The Waterkeeper group filed its federal pellet lawsuit in 2017, but for Wilson it continues several decades of work against local plastics and petrochemical factories around her home in Seadrift, Texas.
Sitting on the deck of her small, cabinlike house outside the small town, the 70-year-old grandmother of eight said she was something of a late bloomer to her causes.
A fourth-generation local resident who made her living in the commercial shrimping industry, she didn't get involved in environmental issues until she was about 40.
What drew her in, Wilson said, were news reports and Environmental Protection Agency data that said Seadrift and the rest of Calhoun County had, at that time, more chemical emissions than any other U.S. county.
It led her to a series of actions and legal battles against Formosa and other local factories, including hunger strikes and her decision to try to sink her own shrimp boat in protest — a plan interrupted by the Coast Guard — in waters outside Formosa's factory.
She wrote a 2005 book about her experiences, "An Unreasonable Woman: A True Story of Shrimpers, Politicos, Polluters and the Fight for Seadrift, Texas," garnering speaking engagements and an appearance on C-SPAN's Book TV program.
A short 2005 documentary, "Texas Gold," looked at her activism, and in 2002 Wilson helped start the women-led, national anti-war group CodePink.
Pellet pollution did not become a concern until more recently. Wilson started learning about it in 2009, after a Formosa worker contacted her.
"I became really focused on the pellets in 2009," she said. "I was talking to former workers and I was talking to workers inside the plant. ... There are ones that realize there's a problem, but they got a job and they don't want to lose it, so they will tell you things."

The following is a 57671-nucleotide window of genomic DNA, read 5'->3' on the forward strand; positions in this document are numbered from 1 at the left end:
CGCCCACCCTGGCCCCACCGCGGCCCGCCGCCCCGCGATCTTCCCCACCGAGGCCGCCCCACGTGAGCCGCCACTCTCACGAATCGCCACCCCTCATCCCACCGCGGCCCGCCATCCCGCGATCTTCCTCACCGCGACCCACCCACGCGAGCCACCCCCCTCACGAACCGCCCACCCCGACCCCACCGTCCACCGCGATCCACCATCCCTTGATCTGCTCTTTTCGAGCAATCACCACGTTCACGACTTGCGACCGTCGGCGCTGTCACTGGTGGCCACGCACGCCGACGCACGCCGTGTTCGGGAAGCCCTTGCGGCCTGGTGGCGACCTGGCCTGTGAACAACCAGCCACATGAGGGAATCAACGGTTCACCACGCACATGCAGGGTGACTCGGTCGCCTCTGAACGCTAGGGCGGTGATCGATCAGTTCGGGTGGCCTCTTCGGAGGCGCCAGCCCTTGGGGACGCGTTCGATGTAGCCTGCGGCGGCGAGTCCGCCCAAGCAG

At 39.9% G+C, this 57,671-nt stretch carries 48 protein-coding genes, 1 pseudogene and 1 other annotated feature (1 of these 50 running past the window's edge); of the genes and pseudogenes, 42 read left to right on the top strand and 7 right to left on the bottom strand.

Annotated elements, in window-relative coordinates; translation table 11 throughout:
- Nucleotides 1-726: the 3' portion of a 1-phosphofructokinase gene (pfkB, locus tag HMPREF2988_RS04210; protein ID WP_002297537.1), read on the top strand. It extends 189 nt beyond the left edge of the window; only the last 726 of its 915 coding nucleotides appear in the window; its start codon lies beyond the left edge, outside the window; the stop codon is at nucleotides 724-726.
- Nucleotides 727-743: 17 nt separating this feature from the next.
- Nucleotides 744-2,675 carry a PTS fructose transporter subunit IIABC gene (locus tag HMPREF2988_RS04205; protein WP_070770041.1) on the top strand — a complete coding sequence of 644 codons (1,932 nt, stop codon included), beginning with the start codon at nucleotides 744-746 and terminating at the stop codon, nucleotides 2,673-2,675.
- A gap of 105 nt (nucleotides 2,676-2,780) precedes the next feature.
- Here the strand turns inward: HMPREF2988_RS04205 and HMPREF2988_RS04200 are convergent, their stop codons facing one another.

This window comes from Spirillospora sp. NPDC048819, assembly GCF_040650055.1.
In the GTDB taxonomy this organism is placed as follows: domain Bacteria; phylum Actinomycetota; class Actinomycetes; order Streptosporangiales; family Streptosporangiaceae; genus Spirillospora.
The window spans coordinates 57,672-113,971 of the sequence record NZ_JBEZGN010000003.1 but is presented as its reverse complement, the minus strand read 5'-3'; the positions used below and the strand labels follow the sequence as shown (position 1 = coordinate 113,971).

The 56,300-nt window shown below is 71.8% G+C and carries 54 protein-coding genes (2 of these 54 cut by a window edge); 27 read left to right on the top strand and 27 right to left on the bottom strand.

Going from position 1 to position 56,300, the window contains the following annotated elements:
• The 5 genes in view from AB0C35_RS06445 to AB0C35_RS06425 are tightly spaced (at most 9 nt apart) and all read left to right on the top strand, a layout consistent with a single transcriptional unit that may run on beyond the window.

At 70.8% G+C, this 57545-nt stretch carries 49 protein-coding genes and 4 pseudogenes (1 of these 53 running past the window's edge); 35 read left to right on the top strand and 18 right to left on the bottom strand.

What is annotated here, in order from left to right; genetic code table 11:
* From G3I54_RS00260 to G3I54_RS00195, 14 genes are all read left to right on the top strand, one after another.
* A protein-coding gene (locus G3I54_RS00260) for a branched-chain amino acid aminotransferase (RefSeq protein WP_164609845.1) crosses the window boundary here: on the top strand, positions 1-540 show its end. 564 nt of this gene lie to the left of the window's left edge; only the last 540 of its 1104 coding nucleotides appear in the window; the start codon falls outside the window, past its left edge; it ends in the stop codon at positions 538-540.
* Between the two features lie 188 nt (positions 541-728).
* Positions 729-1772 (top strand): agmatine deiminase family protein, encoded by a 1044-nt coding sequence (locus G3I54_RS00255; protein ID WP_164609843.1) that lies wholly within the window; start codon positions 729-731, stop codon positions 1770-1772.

Today, several former Formosa employees are among the half-dozen people in the Waterkeeper brigade that regularly document pellet pollution. Some of them testified at the federal trial in March.
Still, it took years before the group started its waterside pellet monitoring.
At first, Wilson said members took their concerns to federal and state environmental regulators. She believes their efforts got the agencies to take some action, but she said that over time, the group felt that agencies either were not, or could not, be effective.
"I'm a regular citizen. I really believed, I really did, if you talk to the agencies, they are the ones who know and they will do something," she said. "I really believed it. That actually was one of the worst bubbles that broke for me is, 'No, they are not doing their job.'"
So in January 2016, the volunteers began their own pellet documentation effort, which eventually led to the lawsuit. The case is being funded by the Mercedes, Texas-based nonprofit Texas RioGrande Legal Aid Inc.
Wilson hopes the federal court action will put more pressure on Formosa. And she hopes that the final order could serve as a template for other companies.
She said the group wants stiffer fines and cleanup orders than the Texas CEQ decision in January.
"If it becomes serious enough, one, it will make them think twice before doing it again, and two, it will make other industries pay attention that now it's not like a free ride," she said.